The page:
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Understanding Depreciation and Expenses

Understanding Depreciation and Expenses

Depreciation is negative. It is like something losing value. In the tax world, however, depreciation can translate to considerable tax savings. 

Depreciation means deducting the entire cost of an asset you got for business purposes. You will, however, not remove all the real value in a single year. Depreciation of an asset involves writing off parts of the asset over the year. 

The excellent year of the asset determines how long you can depreciate an asset. For tax purposes, there are different categories for various assets, all with their incredible year. In short, the number of years you expect that the asset will be useful determines the method of depreciation. 

Based on the IRS's estimation, for instance, a computer should be depreciated over five years. However, if you are confident that the PC will be useless after three years, you can use a short period for depreciation.

What is an Asset?

The asset is any possession that has value, and the value can be monetized. According to the IRS, the asset can also be categorized as properties that can either be tangible or intangible.

A tangible asset is present, and you can see and touch it. Computer, company vehicles, and office buildings all fall in this category.

Intangible assets, on the other, cannot be touched. They can, however, be exchanged via buying and selling. Intellectual property, patent, or copyright are perfect examples. 

Both categories of an asset can enjoy depreciation. With intangible assets, the depreciation act is known as amortization.


Depreciation Expense 

As you use an asset over the years, the value reduces. Depreciation expense is the part of a fixed asset that has been reduced over the years. The amount is categorized as an expense. The idea is to reduce the value of the fixed asset as you use them over the years. 

This expense is non-cash, meaning that there is no cash flow with it. 

For an entry made to the depreciation expense account, the offsetting credit will go to the accumulated depreciation account. This is a contra asset account that checkmates the fixed asset account. In the depreciation expense account, the balance increases in the asset's fiscal year. This balance is expelled during the closing of the business year. For the coming fiscal year, this account will help store depreciation charges.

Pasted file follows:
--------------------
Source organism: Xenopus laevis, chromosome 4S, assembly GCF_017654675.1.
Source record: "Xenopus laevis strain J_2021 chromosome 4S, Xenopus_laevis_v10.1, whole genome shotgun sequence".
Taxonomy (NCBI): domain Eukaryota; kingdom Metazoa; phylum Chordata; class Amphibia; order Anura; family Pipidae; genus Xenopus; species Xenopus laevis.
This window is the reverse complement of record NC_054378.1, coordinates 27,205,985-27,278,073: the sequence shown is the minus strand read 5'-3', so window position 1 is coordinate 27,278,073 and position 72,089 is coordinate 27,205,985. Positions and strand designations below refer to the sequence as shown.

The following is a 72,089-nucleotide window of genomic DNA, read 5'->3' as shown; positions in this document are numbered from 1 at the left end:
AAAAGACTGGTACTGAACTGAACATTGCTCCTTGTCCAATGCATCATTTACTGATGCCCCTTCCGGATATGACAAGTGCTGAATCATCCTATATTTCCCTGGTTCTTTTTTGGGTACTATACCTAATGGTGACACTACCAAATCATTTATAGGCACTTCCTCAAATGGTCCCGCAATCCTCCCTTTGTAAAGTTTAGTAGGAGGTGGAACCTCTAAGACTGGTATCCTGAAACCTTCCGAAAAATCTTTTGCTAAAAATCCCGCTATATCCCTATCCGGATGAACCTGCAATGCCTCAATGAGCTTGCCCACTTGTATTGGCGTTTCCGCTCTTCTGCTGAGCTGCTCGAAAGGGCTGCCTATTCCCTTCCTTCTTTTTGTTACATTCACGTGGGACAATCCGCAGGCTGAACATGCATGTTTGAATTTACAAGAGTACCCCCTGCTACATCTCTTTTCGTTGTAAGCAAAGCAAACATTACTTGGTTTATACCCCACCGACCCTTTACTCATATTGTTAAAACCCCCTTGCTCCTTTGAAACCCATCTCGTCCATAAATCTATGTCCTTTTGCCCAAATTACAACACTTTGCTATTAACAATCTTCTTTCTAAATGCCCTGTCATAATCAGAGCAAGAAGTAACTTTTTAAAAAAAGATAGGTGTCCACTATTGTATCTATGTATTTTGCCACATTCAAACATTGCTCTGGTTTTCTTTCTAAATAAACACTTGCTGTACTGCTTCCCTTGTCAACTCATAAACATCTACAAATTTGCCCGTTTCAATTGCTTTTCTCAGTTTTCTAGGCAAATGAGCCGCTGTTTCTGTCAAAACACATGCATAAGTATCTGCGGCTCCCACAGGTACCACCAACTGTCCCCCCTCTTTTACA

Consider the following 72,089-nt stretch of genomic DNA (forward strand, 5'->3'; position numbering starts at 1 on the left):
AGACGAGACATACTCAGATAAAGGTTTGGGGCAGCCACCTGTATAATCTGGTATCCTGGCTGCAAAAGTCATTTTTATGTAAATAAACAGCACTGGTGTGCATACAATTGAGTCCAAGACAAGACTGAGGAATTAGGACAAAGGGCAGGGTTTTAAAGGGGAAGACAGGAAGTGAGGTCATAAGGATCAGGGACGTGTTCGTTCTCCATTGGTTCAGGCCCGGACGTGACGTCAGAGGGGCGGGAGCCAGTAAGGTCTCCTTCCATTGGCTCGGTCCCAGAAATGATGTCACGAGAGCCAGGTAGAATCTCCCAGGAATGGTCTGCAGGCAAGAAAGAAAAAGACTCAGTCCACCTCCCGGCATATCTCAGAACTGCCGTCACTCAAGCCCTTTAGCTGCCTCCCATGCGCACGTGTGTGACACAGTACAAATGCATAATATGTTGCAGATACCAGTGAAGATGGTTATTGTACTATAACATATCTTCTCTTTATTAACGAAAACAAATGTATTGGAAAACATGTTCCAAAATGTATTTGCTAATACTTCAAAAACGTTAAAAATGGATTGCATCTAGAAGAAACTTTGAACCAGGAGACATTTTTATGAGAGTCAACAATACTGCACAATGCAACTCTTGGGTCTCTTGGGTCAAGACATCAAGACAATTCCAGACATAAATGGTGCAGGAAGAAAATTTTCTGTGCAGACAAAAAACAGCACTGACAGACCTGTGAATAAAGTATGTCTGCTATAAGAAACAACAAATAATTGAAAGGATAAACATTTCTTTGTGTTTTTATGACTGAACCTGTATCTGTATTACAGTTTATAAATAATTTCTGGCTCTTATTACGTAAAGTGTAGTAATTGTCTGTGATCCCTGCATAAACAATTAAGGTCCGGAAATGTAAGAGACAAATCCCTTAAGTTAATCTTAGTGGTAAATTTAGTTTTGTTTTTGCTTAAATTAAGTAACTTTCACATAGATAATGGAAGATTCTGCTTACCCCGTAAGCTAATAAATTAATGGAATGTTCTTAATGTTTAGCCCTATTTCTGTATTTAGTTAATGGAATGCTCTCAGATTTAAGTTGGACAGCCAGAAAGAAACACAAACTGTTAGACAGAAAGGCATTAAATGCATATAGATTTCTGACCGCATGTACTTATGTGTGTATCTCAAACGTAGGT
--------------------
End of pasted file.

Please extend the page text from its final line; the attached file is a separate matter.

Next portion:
This concept also applies to an intangible asset. Here, the associated expense account is called amortization expense.

Forms of Depreciation 

While we have various ways to depreciate assets for your financial statements, the IRS allows a single method. With this method, you can apply depreciation on your tax return. This explains why many small businesses use a technique for their book and something else for their taxes. Others might believe that they are better off using the same depreciation approach for their books.

Here are a few options you can use for book and tax

Straight Line Depreciation

This is the most common way to depreciate a fixed asset. It is a simple approach that divides the value equally over the useful life of the asset. 

This approach is for small businesses that use simple accounting systems. This applies to people or businesses without an accountant or tax advisor to take care of everything related to tax for them. 

How to calculate straight line depreciation: (asset cost – salvage value) / useful life

With this, you can estimate how much depreciation you are allowed to deduct as each year passes. The following example sheds light on it.

Your business buys a truck for $300,000. The salvage value is $1000, and the car has a useful life of 20 years. We will estimate depreciation over the 20 years' interval.

Using the formula: (asset cost – salvage value) / useful life

(300,000 – 1,000) / 20 = $14,950

The implication of this is that you will write off $14,950 every year from the value of the truck for 20 years.



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